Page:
Brevard Public Schools Mandates Electrocardiogram Testing for Student Athletes
Far too often, we hear stories of young, promising athletes who pass away unexpectedly from undetected heart issues. In an attempt to protect our students and their families, Brevard Public Schools (BPS) has created a policy mandating electrocardiogram (ECG) testing for all student athletes.
Electrocardiograms help identify athletes who may be at risk for sudden death from loss of heart function. An ECG may also assist with diagnosing several different heart conditions that put athletes at risk. BPS recently signed a Memorandum of Understanding (MOU) with Who We Play For (WWPF), an organization committed to early identification of cardiac conditions in student athletes. Students will be able to have the ECG done at a variety of dates and times at a cost of $20. If a student qualifies for free or reduced lunch status, they are eligible for a free screening through WWPF.
All student athletes in grades 7-12 who plan on participating in fall sports will need a completed ECG consent/opt-out form. That form either gives WWPF permission to administer an ECG at one of several dates already established around the county, or allows parents/guardians to decline and ‘opt out’ of testing. Regardless of which decision parents/guardians make related to ECG testing, the ECG consent/opt-out form is required for athletic participation for the 2019/20 school year.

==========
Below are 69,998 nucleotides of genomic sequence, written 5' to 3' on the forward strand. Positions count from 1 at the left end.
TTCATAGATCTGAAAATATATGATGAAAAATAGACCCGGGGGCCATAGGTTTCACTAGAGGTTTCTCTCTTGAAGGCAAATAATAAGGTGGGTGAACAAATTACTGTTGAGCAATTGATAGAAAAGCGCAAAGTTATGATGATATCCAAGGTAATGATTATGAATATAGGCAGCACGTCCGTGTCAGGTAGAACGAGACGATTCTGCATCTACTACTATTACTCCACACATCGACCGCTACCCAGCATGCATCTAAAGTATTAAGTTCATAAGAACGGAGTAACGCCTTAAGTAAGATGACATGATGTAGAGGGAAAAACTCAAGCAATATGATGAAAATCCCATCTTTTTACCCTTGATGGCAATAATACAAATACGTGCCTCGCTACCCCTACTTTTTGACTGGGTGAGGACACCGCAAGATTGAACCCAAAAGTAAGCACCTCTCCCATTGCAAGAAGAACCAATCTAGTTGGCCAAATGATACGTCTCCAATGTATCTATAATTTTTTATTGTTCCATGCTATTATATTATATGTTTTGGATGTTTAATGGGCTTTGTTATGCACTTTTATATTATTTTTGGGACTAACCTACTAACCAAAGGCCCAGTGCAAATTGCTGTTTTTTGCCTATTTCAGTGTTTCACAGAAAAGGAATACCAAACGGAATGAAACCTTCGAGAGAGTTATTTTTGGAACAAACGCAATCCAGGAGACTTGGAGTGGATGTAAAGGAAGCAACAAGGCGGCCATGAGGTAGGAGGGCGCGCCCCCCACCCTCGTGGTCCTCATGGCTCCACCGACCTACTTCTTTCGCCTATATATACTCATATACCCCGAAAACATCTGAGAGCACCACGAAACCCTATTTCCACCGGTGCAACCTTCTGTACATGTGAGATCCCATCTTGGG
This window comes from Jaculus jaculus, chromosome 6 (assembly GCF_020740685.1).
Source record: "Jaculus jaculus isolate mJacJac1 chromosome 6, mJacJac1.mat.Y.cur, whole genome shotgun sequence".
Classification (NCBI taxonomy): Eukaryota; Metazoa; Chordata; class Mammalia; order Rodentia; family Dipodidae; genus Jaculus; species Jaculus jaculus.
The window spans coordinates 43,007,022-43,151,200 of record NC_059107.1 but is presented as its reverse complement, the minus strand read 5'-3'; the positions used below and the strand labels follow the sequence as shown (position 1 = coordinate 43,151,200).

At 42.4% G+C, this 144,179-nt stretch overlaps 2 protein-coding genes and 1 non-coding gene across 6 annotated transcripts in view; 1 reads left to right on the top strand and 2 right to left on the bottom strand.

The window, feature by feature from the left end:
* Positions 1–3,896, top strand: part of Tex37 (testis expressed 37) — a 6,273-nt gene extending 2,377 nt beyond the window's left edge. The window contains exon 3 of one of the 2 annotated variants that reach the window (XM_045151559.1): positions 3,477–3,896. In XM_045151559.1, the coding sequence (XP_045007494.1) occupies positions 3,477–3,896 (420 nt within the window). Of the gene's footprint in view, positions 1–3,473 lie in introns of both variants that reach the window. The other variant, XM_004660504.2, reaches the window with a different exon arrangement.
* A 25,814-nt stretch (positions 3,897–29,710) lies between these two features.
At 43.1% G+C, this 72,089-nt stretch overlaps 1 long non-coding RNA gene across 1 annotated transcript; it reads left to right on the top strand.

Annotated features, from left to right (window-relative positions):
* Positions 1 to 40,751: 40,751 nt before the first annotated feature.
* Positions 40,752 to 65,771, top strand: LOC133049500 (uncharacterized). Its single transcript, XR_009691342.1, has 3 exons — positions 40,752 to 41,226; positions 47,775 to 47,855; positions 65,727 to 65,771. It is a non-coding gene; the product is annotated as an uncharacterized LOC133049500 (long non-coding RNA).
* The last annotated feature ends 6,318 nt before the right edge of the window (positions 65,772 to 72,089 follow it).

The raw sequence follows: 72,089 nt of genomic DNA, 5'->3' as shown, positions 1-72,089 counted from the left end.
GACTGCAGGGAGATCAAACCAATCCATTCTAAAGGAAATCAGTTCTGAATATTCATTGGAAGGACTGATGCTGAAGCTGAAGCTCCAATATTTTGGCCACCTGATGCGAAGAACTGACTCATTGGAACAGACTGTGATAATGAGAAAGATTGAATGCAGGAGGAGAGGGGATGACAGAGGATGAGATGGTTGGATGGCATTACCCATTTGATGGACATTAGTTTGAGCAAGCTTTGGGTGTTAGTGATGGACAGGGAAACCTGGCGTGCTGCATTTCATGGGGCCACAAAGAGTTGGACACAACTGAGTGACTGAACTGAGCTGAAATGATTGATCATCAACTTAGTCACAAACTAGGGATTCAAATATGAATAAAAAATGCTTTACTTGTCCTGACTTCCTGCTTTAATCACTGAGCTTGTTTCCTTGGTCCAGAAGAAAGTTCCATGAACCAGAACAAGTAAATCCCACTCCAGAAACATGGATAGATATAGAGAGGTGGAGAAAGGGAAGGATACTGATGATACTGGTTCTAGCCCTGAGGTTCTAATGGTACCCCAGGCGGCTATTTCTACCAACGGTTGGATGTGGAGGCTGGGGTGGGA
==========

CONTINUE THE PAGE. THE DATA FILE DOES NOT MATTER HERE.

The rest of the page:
As of this article deadline, WWPF has screened 1,921 BPS student athletes. Of those, 77 were flagged and recommended for follow-up exams by the team of cardiologists who read the results, and 10 were found to be at higher risk for sudden cardiac arrest.
One of those student athletes is Chris Cofer, son of Brandy Cofer, a Brevard Public Schools middle school teacher. As a lifelong athlete, Chris plays football and baseball. The Cofer family learned about the ECG testing through messages from Brevard Public Schools. In preparation for the upcoming sports season, Chris underwent the quick test, and much to their surprise, he was flagged for follow-up and ended up needing surgical intervention to correct a potentially lethal issue.
When asked about her thoughts regarding this experience, Brandy Cofer said, “My children are all healthy and very active; I thought this would be just a formality. I never thought it would be my child with a congenital and potentially lethal heart condition.
“Through Who We Play For’s connections with Nemours Children’s Hospital, the hospital reached out to me within days of the screening and we were able to have the treatment within two weeks. Thanks to WWPF and BPS, my child will not be a devastating statistic.”
— Brevard Public Schools
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